However, in most of the time while I was a reporter covering Crime & Courts, a green card does not guarantee you will stay in this country if you commit at least a misdemeanor. I’ve seen documented migrant workers deported.
Puig is not a stranger to reckless driving and being arrested. He was also charged in April 2013 charged with speeding, reckless driving and driving without proof of insurance, while he was playing in Chattanooga, Tenn.
How many of you reading this would have had these charges dropped? In the 35 years spent as a journalist, 6 years in law enforcement, and covering the Crime & Courts beat for more than 10 years, I have seen no one have these charges dropped.
Why do famous people, famous athletes, feel they can endanger others for their own selfish needs? Puig escaped going to jail and loosing his lucrative baseball contract the first time he was caught. Baseball, historically is more stringent when it comes to players getting in trouble, and they face large suspensions. Yet Puig continues to act in a reckless manner, as evidenced by his arrest by a Florida Highway trooper.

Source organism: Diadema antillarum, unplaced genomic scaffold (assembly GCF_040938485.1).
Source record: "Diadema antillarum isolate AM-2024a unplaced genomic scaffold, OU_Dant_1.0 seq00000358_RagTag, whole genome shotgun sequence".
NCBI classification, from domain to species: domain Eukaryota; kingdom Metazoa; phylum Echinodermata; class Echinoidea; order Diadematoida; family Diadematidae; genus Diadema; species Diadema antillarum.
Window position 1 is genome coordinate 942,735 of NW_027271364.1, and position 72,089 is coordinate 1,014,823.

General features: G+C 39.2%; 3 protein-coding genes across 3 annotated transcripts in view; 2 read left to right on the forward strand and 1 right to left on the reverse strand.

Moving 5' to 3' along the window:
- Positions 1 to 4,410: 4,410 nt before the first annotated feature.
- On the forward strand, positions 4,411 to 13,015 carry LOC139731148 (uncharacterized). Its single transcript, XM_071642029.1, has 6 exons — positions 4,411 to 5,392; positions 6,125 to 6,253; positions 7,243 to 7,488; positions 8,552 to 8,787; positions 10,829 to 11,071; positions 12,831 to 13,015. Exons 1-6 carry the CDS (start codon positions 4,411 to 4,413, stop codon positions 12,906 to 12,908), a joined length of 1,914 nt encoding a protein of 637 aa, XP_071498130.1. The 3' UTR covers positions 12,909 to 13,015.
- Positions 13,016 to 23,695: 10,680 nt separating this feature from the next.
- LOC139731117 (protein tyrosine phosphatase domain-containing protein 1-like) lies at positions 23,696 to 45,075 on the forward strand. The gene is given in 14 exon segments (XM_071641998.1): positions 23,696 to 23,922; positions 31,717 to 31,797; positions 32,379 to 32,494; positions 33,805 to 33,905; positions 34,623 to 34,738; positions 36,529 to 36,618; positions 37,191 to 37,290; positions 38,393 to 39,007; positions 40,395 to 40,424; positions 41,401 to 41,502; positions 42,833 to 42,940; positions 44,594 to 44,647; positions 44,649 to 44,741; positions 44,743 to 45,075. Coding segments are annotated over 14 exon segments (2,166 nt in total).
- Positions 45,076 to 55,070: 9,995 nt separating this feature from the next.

Now I wasn’t in Chattanooga, Tennessee, but I read that the judge was so impressed over the charity work he was doing in Los Angeles, that he dropped the charges due to community service. I wonder how much of that charity was spread to the children of Chattanooga?’
Otherwise, in my career, I have seen people fined and given parole to spending a year in jail. Rarely has a defendant had all three of those charges dismissed. There are cases where plea deals are made, where a state attorney dismisses the larger of the charges and the defendant pleads guilty to the other two.
For a few years, Puig had it made in Cuba. He was playing well, a baseball star, earning a bronze medal in the 2008 World Junior Baseball Championship. He did very well in the 2008 and 2009 Cuban National Series, and had a breakout season in 2009-2010 in the Cuban National Series, hitting .330, with 17 homers, and 47 RBI’s.
Also, Puig was jailed in Cuba for plotting to defect. And again when his second attempt failed. But this is matters for another story. Let’s say that in an attempt to gain favor with the Cuban government, someone else paid the price for Puig and is currently serving a 7 1/2 year sentence in a Cuban prison.